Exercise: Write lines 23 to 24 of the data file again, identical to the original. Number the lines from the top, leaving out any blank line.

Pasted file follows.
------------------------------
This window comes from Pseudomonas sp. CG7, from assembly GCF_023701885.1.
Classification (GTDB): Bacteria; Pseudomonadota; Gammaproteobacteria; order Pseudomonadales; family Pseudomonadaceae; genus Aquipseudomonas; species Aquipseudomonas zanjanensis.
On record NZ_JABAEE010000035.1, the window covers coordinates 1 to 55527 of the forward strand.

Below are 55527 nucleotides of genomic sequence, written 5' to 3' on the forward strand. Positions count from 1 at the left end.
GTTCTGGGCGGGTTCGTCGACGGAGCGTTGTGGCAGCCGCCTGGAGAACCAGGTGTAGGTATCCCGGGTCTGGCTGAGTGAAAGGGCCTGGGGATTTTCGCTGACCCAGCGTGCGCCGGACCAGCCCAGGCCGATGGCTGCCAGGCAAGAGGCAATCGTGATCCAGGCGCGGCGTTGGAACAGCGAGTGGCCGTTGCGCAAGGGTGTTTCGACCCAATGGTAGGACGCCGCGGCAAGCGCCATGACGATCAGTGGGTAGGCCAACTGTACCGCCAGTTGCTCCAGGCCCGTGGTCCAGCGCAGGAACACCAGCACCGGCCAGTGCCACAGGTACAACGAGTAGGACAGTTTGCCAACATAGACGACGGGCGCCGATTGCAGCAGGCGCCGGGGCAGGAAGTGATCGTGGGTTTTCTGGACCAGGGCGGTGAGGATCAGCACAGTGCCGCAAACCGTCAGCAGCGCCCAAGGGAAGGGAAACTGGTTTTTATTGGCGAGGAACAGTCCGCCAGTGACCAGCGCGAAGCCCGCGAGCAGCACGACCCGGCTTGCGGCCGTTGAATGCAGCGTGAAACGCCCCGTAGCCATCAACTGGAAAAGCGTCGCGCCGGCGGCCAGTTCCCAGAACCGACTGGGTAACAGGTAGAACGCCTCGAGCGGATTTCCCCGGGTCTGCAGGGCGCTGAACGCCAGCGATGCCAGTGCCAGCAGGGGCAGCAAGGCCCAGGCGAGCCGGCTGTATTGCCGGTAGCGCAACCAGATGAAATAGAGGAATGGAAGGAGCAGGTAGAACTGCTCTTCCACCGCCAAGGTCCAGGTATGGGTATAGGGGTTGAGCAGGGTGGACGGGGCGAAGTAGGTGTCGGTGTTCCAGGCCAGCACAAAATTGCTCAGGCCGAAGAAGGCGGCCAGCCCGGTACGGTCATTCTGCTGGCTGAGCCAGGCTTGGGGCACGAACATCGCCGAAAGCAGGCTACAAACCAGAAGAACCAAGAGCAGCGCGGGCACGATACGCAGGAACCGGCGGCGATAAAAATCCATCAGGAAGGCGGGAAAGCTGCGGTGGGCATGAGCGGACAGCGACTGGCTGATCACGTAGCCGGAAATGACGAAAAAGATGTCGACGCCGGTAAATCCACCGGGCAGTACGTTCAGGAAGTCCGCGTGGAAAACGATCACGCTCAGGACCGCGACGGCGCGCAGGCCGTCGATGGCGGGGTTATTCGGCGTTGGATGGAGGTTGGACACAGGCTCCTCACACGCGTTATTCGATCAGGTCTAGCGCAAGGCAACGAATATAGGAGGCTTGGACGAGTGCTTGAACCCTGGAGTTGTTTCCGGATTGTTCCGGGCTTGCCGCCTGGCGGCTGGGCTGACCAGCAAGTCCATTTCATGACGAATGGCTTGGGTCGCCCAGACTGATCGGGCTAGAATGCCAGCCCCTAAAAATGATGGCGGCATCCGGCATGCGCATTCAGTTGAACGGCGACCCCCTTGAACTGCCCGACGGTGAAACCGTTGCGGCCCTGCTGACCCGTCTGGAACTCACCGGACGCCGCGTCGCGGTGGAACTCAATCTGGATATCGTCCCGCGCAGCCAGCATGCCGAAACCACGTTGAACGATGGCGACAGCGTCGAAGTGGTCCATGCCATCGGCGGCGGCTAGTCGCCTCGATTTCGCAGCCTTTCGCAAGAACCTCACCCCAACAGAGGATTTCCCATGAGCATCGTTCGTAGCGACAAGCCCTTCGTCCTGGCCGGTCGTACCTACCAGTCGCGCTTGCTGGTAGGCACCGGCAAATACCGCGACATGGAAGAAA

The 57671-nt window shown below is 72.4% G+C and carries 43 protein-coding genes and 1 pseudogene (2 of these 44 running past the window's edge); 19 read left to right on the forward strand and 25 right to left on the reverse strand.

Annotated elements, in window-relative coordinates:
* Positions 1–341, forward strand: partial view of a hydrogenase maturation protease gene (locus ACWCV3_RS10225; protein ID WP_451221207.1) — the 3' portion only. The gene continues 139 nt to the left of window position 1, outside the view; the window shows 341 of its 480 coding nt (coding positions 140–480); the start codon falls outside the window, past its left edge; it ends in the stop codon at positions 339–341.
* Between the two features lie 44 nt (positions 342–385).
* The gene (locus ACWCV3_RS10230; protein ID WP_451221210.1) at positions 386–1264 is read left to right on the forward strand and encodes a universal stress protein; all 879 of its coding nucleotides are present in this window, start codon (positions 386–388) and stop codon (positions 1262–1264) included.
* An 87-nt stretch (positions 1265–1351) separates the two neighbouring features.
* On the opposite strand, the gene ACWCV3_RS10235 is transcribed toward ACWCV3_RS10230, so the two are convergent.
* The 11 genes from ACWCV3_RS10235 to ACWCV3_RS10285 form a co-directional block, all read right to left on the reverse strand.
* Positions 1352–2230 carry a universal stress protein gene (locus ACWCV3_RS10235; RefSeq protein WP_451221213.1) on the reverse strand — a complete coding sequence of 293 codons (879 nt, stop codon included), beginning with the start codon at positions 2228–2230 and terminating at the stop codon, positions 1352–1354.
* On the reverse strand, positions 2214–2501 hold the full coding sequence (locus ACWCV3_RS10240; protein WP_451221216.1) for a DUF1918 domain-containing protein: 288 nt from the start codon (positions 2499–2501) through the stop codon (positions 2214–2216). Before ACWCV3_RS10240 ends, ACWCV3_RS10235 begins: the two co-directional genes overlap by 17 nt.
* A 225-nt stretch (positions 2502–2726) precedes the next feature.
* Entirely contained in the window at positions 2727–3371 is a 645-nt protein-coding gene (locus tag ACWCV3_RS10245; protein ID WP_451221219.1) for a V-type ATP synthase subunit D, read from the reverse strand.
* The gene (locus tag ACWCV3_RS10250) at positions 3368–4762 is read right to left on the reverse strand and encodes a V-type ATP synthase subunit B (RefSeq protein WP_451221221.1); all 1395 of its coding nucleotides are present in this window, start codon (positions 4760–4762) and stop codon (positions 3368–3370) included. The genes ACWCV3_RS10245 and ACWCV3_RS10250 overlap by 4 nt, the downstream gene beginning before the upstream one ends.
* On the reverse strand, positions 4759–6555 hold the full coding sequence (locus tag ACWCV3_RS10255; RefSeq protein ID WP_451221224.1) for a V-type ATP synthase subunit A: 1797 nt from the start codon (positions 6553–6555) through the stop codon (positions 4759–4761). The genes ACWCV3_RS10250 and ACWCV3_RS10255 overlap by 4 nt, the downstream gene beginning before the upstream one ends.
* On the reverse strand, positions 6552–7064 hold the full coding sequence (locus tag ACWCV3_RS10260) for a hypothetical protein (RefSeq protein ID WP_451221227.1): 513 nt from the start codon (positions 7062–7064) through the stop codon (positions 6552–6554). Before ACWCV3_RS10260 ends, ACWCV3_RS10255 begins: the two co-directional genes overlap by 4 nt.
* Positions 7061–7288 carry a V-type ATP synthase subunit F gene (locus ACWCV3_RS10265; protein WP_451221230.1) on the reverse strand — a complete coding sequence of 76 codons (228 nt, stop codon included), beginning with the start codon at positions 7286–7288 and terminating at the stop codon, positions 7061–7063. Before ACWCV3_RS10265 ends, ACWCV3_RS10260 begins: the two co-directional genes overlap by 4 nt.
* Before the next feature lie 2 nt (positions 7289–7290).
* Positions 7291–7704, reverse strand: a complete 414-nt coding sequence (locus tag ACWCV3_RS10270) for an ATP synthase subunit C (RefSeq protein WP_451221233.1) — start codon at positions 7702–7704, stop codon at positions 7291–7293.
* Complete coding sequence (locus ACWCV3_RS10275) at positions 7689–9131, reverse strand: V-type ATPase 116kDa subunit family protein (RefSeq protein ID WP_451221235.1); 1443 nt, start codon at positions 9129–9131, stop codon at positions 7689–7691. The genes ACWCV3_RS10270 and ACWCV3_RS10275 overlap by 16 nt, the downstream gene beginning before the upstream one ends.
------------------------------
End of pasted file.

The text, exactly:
* Positions 7291–7704, reverse strand: a complete 414-nt coding sequence (locus tag ACWCV3_RS10270) for an ATP synthase subunit C (RefSeq protein WP_451221233.1) — start codon at positions 7702–7704, stop codon at positions 7291–7293.
* Complete coding sequence (locus ACWCV3_RS10275) at positions 7689–9131, reverse strand: V-type ATPase 116kDa subunit family protein (RefSeq protein ID WP_451221235.1); 1443 nt, start codon at positions 9129–9131, stop codon at positions 7689–7691. The genes ACWCV3_RS10270 and ACWCV3_RS10275 overlap by 16 nt, the downstream gene beginning before the upstream one ends.